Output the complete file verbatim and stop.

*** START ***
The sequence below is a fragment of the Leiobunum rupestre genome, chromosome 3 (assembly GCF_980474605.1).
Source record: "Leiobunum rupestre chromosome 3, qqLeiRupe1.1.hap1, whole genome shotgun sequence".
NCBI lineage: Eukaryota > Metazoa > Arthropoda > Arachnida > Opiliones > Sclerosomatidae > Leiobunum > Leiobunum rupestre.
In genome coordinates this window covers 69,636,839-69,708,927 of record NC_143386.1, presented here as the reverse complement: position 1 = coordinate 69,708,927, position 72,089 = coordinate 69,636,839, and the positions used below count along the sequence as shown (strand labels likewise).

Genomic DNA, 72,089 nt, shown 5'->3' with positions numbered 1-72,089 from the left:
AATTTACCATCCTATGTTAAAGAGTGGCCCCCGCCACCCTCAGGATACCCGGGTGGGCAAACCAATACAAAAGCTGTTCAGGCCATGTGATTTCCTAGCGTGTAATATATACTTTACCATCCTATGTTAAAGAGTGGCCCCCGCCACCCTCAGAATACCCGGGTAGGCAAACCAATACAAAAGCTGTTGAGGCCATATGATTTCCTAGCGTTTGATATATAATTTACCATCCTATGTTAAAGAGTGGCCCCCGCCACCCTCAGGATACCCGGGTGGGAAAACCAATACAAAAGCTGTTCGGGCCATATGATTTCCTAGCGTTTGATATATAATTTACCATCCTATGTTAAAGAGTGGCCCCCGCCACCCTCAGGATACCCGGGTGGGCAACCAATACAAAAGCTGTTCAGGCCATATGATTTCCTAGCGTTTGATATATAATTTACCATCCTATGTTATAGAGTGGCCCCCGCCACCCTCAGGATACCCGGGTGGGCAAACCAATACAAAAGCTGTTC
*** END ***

The sequence below is a fragment of the Leiobunum rupestre genome, chromosome 3 (assembly GCF_980474605.1).
Source record: "Leiobunum rupestre chromosome 3, qqLeiRupe1.1.hap1, whole genome shotgun sequence".
NCBI lineage: Eukaryota > Metazoa > Arthropoda > Arachnida > Opiliones > Sclerosomatidae > Leiobunum > Leiobunum rupestre.
In genome coordinates this window covers 69,636,839-69,708,927 of record NC_143386.1, presented here as the reverse complement: position 1 = coordinate 69,708,927, position 72,089 = coordinate 69,636,839, and the positions used below count along the sequence as shown (strand labels likewise).

Genomic DNA, 72,089 nt, shown 5'->3' with positions numbered 1-72,089 from the left:
AATTTACCATCCTATGTTAAAGAGTGGCCCCCGCCACCCTCAGGATACCCGGGTGGGCAAACCAATACAAAAGCTGTTCAGGCCATGTGATTTCCTAGCGTGTAATATATACTTTACCATCCTATGTTAAAGAGTGGCCCCCGCCACCCTCAGAATACCCGGGTAGGCAAACCAATACAAAAGCTGTTGAGGCCATATGATTTCCTAGCGTTTGATATATAATTTACCATCCTATGTTAAAGAGTGGCCCCCGCCACCCTCAGGATACCCGGGTGGGAAAACCAATACAAAAGCTGTTCGGGCCATATGATTTCCTAGCGTTTGATATATAATTTACCATCCTATGTTAAAGAGTGGCCCCCGCCACCCTCAGGATACCCGGGTGGGCAACCAATACAAAAGCTGTTCAGGCCATATGATTTCCTAGCGTTTGATATATAATTTACCATCCTATGTTATAGAGTGGCCCCCGCCACCCTCAGGATACCCGGGTGGGCAAACCAATACAAAAGCTGTTC